Chinese rocket launch (April 30, 2021)
Photo: Wang Jiangbo / imago images / Xinhua
The US Department of Defense is following with concern the apparently uncontrolled return of a Chinese "Long March" type space missile to Earth.
The rocket is currently sinking "almost intact" and is expected to reenter the atmosphere around Saturday, Pentagon spokesman John Kirby said on Wednesday (local time).
Calculating an exact crash site is currently almost impossible due to the uncontrolled sinking.
Last Thursday, the rocket launched the first module of a new Chinese space station.
After separating from the component, it began to orbit the earth in an irregular trajectory and has been slowly losing altitude since then.
Because about 70 percent of the earth's surface is covered by water, landing in the sea is most likely.
However, a crash in an inhabited area or on a ship cannot be ruled out.
So far, according to Kirby, it's too early to take action.
The White House has also cautiously criticized the issue.
Jen Psaki, spokeswoman for President Joe Biden said Wednesday, "We want to work with the international community to promote leadership and responsible behavior in the space industry."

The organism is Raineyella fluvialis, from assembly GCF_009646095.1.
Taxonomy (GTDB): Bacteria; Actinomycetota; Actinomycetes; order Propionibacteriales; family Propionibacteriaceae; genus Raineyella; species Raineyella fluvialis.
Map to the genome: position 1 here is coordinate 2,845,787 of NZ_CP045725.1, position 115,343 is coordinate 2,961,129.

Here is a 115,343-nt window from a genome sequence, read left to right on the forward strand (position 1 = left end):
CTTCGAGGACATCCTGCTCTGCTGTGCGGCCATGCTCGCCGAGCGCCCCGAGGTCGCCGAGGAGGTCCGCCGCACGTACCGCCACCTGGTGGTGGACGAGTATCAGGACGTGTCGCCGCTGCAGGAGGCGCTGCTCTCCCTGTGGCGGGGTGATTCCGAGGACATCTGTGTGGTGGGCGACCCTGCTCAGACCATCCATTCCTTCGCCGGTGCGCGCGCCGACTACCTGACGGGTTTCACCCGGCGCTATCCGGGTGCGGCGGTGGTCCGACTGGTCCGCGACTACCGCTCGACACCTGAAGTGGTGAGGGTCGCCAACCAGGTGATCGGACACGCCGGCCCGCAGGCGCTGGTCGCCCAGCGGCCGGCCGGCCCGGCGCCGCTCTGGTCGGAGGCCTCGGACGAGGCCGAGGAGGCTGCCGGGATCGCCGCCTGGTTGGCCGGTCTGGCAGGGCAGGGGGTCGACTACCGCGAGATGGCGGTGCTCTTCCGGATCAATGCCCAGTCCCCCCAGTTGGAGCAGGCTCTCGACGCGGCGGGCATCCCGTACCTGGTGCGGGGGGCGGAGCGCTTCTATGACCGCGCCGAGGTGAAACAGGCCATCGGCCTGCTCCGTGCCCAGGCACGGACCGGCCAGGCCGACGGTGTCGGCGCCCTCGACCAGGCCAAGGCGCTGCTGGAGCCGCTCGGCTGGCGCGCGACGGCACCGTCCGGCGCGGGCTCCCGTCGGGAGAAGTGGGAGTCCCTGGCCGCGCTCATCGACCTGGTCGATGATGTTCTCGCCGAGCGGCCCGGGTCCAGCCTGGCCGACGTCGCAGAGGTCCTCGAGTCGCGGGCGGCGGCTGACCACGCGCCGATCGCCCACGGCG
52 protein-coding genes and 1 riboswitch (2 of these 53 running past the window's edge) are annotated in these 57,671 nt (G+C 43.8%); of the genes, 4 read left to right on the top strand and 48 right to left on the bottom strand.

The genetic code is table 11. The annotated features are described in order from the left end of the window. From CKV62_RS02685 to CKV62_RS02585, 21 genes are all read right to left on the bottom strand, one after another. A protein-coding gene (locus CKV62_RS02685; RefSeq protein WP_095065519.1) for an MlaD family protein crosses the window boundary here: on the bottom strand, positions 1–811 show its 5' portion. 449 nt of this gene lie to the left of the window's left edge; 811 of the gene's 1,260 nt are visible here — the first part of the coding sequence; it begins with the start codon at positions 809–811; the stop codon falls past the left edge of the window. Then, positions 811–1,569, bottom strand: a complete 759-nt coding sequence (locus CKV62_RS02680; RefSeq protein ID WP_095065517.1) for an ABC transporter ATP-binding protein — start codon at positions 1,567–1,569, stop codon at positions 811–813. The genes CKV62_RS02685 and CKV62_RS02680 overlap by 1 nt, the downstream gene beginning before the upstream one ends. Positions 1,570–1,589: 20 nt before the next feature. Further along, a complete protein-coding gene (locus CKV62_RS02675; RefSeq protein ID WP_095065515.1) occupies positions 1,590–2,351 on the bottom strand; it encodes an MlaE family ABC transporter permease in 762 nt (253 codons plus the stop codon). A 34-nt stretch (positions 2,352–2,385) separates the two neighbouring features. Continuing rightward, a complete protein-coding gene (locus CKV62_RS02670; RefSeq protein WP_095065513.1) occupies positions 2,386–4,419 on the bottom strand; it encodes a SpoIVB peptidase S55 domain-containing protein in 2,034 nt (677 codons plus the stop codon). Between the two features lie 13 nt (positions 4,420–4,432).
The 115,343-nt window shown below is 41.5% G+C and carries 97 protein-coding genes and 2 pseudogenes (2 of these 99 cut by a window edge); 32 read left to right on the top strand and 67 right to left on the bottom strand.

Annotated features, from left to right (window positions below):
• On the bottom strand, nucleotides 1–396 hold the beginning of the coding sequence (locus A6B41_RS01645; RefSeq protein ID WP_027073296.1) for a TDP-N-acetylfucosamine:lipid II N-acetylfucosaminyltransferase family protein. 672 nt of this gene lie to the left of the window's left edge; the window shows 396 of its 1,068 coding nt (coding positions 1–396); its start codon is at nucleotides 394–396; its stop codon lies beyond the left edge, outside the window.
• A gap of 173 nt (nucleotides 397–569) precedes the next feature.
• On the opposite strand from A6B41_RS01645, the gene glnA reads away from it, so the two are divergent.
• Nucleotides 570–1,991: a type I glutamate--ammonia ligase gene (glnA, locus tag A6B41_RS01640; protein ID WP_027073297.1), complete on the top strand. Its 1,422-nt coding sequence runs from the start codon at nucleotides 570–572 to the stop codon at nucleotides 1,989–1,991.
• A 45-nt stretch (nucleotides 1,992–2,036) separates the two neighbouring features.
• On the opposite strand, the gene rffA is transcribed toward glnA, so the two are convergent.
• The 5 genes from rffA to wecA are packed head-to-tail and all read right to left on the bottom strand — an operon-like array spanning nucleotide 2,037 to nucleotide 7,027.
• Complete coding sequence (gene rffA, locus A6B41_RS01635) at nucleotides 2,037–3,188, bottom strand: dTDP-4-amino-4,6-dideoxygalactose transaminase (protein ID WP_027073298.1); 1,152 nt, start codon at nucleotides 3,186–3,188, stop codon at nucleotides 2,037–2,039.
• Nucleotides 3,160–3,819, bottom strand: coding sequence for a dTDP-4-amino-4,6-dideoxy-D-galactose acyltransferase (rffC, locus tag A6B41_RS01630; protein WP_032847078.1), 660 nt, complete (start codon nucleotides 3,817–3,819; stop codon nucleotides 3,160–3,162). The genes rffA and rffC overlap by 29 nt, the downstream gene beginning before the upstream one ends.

Sharp criticism comes from the Harvard researcher
Jonathan McDowell, who at the Harvard-Smithsonian Center for Astrophysics deals with space debris, among other things, becomes clearer.
He says Beijing made no effort to avoid the junk problem when designing the new missile: "This is real negligence."
Most countries considered the problem when designing a new missile.
It is not the first time that the Chinese space agency has lost control of a spacecraft.
In 2018, the Tiangong-1 space laboratory shattered when it reentered the atmosphere.
However, China denied having lost control.
The construction of its own space station is a central component of China's ambitious space program.
Operations are scheduled to start in the coming year.
jok / AFP